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Spirituality In The Healthcare Debate

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Dr. Ernest Levister, Jr.
Dear Dr. Levister: There’s a lot of talk about healthcare reform but I haven’t seen anything about the health benefits of spirituality. Are we missing the boat? K.W.

Dear K.W.: While I can’t speak for what’s in President Obama’s proposed health care plan, both medical science and cultural trends have recently focused attention on the connection between the mind, body, and spirit. Spirituality involves an aspect of human experience that researchers are  increasingly interested in, because of its potential benefits to physical health.

People who embrace a spiritual practice are more likely to live a healthier physical life.

Medical studies have shown that spiritual people exhibit fewer self-destructive behaviors (drug use, smoking, alcohol abuse), increased self esteem, and greater personal satisfaction.

Although spirituality has been shown to reduce depression, improve blood pressure, and boost the immune system, religious beliefs should not interfere with your medical care.

Some researchers agree that positive beliefs, peace and strength gained from spirituality, meditation and prayer can contribute to a sense of wellbeing and healing. Many people find spirituality through religion.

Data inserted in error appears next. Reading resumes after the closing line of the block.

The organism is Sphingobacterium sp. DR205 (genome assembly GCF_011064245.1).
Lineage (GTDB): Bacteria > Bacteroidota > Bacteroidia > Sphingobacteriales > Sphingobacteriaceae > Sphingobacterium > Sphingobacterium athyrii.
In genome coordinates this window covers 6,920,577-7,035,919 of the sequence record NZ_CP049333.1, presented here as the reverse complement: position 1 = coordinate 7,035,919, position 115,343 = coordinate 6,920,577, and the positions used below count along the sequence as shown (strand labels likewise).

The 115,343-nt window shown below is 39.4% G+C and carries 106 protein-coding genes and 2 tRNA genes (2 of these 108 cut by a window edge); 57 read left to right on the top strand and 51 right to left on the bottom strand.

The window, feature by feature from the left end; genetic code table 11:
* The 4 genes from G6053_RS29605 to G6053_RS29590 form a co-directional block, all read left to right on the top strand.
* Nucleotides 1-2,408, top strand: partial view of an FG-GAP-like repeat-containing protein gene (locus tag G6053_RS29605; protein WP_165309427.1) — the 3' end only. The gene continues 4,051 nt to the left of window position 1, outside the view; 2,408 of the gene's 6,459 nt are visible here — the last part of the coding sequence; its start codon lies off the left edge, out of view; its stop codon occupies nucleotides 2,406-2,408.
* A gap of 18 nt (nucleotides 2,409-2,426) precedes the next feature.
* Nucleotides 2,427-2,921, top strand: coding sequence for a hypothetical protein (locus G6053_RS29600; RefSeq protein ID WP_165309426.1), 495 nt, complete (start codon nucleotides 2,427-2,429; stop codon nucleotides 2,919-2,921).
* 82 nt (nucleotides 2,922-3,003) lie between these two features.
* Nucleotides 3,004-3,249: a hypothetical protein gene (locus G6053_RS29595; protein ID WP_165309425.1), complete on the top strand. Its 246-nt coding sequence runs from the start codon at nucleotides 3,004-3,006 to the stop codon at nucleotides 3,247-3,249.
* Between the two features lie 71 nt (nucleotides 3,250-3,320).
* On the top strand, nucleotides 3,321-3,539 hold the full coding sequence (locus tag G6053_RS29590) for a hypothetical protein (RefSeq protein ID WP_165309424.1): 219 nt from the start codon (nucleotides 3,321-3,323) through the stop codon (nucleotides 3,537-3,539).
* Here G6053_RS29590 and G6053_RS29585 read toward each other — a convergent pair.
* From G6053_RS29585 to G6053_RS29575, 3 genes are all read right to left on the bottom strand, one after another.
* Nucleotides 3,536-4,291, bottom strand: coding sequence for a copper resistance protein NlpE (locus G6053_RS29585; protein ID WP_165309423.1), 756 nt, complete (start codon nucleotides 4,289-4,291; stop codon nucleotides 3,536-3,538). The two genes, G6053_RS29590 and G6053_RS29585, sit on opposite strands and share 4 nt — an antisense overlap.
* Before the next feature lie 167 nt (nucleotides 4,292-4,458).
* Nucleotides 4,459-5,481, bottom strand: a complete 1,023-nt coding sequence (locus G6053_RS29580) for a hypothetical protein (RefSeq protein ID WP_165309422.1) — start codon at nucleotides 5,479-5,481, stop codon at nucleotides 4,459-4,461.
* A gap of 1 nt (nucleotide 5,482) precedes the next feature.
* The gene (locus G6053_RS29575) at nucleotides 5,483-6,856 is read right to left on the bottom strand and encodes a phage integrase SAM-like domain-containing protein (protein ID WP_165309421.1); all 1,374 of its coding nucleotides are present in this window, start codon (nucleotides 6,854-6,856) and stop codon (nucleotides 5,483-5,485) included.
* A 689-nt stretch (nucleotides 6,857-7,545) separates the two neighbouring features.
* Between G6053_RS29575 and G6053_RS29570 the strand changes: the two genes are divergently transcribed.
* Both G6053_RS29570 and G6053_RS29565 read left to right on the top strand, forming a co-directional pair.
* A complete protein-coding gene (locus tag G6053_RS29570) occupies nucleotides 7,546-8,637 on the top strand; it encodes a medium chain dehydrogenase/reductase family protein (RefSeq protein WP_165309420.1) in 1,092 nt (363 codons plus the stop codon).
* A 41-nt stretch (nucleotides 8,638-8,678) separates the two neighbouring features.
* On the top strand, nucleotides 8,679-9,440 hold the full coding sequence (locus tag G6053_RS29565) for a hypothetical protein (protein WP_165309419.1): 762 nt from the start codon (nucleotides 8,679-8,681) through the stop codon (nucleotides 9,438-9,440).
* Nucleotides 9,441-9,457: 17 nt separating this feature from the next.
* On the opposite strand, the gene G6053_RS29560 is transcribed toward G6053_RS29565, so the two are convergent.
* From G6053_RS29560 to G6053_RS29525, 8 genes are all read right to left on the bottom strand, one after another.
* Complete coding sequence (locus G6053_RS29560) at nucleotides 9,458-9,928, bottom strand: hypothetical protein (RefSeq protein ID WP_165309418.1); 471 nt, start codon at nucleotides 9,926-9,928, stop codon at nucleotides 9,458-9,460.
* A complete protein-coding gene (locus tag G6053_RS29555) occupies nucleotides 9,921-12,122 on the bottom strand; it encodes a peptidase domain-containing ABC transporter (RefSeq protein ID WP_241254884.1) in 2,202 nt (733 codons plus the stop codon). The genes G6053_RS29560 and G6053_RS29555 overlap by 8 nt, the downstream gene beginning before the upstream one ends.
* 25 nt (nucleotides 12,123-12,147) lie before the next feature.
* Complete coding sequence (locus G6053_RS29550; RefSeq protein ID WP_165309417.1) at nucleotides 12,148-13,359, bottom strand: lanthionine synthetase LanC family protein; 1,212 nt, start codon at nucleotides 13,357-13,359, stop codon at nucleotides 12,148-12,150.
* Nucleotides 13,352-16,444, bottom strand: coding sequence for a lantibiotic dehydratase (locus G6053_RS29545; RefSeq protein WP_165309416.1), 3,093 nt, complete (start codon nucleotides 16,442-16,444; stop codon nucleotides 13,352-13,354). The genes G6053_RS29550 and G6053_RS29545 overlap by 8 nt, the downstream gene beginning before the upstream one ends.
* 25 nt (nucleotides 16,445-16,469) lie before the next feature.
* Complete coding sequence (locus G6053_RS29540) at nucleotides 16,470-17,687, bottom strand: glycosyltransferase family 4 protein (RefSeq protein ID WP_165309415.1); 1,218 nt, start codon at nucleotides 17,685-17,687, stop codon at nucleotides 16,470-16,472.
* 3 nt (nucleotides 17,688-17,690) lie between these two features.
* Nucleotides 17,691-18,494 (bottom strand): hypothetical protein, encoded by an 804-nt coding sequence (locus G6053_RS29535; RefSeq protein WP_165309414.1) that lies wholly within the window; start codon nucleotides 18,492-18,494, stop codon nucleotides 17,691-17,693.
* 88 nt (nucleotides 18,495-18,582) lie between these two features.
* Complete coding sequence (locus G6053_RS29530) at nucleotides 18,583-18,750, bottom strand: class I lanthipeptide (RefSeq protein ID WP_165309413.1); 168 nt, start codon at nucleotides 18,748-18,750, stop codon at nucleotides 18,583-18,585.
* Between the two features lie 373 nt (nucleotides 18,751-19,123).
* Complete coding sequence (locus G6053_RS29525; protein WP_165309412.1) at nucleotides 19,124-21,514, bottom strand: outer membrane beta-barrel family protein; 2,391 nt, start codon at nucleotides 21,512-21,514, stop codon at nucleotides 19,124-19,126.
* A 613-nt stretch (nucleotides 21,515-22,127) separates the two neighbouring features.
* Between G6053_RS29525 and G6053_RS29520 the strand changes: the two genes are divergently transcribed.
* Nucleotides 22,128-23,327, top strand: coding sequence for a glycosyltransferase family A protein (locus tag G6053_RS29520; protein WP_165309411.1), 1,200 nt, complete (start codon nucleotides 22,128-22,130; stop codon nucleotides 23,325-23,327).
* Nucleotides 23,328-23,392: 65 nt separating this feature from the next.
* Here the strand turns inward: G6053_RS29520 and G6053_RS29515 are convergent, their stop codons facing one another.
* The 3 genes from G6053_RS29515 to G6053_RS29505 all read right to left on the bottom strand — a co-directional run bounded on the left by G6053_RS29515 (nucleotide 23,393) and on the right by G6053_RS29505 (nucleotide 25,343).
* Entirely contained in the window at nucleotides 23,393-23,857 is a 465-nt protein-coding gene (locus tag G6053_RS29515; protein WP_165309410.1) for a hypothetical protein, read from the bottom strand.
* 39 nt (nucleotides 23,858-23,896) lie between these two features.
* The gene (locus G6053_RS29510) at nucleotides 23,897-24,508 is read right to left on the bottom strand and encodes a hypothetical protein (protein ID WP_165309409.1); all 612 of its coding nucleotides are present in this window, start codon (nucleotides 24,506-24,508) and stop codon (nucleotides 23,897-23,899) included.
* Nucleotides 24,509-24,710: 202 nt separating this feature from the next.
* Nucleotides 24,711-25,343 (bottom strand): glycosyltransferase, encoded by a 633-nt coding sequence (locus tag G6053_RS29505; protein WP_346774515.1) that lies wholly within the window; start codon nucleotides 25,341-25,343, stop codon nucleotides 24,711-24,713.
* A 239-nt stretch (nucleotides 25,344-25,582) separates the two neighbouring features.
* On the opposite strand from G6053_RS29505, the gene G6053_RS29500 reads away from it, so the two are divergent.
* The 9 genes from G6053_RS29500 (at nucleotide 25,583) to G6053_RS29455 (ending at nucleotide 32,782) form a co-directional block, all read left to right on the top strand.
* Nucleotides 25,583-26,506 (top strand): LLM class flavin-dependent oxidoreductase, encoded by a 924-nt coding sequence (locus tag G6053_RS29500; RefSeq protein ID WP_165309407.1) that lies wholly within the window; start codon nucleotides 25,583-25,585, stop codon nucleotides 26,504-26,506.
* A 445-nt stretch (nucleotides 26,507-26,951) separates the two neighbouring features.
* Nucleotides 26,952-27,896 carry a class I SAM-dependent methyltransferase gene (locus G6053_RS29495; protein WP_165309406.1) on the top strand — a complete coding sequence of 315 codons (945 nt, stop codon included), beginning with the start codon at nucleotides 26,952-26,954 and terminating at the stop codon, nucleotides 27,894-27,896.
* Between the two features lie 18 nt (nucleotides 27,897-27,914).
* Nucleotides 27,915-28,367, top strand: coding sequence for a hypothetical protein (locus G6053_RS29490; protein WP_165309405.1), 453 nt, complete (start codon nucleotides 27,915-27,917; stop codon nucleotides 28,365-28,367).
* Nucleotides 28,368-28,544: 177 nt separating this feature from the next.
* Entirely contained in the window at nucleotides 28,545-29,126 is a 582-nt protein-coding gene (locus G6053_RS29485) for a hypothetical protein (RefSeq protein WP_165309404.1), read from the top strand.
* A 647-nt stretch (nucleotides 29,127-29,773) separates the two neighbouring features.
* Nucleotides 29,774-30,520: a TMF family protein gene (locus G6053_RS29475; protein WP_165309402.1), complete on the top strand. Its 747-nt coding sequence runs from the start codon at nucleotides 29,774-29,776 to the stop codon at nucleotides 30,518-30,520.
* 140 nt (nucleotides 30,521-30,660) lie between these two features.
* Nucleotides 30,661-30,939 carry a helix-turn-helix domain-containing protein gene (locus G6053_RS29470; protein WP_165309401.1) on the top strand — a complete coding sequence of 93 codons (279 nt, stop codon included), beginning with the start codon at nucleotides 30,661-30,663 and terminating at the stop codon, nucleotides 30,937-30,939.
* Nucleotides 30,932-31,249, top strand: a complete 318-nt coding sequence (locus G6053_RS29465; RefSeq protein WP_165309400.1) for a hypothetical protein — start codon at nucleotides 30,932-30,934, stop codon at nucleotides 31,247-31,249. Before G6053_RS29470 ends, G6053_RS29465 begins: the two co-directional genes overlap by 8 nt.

Some find it through music, dance, art or a connection with nature. Others find it in their values and principles. In healthcare, spirituality is identified with experiencing a  deep-seated sense of meaning and purpose in life, together with a sense of belonging.

Improving your spiritual health may not cure an illness, but it may help you feel better, prevent some health problems and help you cope with illness or death. People have used prayer and other spiritual practices for their own and others’ health concerns for thousands of years. Still, despite the scientific evidence pointing to the effectiveness of prayer, it is not generally accepted as a treatment method by the Western medical community.

Spiritual care is a vital component of the holistic care process. While doctors are usually very good at taking care of one’s physical needs, your desire for spiritual comfort is often neglected. Acknowledging the importance of your spiritual or religious beliefs and addressing them, even briefly, with your health care providers may help you to attain and maintain optimum health while stimulating cooler heads in the healthcare debate.

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